My past two posts have looked at the subject of Teenagers and Sex from the broad perspectives of Context and Sexuality. In this third post on the subject, I will try to deal with a few difficult questions that can be grouped loosely together under the theme of Growing Up.
It is a given for many that adolescence is a time for experimentation, when the parental rules that have governed childhood are either owned or set aside as the teenager develops the personal moral framework that will shape their adult life and guide their decision-making. This is part of the natural process of growing up, part of the journey from childhood to becoming an independent and responsible adult, and it involves a good deal of experimentation. Not surprisingly, this pattern of experimentation extends into the realm of relationships and sex.
At the same time as coming to terms with the changes initiated by puberty, whilst trying to understand the changes in their emotions and feelings, teenagers are trying to figure out a framework for the expression of their developing sexuality. Ultimately, they are trying to determine where they will draw the line about what is acceptable in terms of sex and sexuality – the kind of relationships they will pursue; what kind of conduct they find acceptable for themselves and for others; the kinds of sexual activities in which they will engage and which they will avoid. Their decisions will be influenced to varying degrees by their friends, their family, the communities to which they belong, and the beliefs they hold or are exploring. Some teenagers will play it safe in terms of their sexual experimentation; others will be much more adventurous.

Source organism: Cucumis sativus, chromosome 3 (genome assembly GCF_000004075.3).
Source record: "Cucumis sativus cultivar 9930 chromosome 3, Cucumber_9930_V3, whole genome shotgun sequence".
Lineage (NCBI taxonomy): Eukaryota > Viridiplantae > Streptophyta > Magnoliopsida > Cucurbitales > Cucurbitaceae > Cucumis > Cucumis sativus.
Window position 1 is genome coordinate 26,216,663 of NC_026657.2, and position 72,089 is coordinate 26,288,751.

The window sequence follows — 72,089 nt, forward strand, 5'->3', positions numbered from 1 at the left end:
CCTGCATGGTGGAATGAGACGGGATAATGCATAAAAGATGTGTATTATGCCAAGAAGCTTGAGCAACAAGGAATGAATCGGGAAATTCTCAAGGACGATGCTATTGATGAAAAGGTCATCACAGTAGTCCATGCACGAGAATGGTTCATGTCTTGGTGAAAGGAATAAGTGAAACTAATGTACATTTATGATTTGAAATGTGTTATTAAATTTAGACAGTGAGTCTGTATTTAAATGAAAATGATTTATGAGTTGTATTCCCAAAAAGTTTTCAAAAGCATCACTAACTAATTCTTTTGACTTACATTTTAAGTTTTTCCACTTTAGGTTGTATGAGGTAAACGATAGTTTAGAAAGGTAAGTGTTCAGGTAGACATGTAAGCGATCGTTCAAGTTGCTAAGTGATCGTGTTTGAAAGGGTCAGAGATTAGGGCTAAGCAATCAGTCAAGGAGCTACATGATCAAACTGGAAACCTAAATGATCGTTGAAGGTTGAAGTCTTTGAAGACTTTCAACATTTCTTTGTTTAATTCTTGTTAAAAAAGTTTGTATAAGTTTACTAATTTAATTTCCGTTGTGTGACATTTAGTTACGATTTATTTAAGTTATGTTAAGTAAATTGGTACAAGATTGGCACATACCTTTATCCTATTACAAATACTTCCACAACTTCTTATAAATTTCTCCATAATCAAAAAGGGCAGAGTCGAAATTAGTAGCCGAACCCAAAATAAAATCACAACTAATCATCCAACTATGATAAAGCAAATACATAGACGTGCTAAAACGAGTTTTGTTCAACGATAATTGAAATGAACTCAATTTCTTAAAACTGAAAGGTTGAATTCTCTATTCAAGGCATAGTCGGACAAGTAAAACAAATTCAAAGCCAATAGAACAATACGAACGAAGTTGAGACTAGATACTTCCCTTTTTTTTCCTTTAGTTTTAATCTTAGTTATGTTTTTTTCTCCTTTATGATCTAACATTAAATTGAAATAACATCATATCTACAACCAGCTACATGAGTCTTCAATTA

As if the above were not complicated enough, there are other factors at play too! Young people develop at different rates. For most, puberty starts between the ages of 9 and 13 and lasts several years. The age at which puberty arrives can have a large effect on a young person, causing early-developers to feel they have outgrown their peers and late-developers to feel like a child in a group of adults. Differences in developmental age within peer groups influence relationships and sexual exploration, lending kudos within the group to some for their “exploits” and sometimes creating feelings of desperation in others that their biology leads them to being viewed as inexperienced or childlike.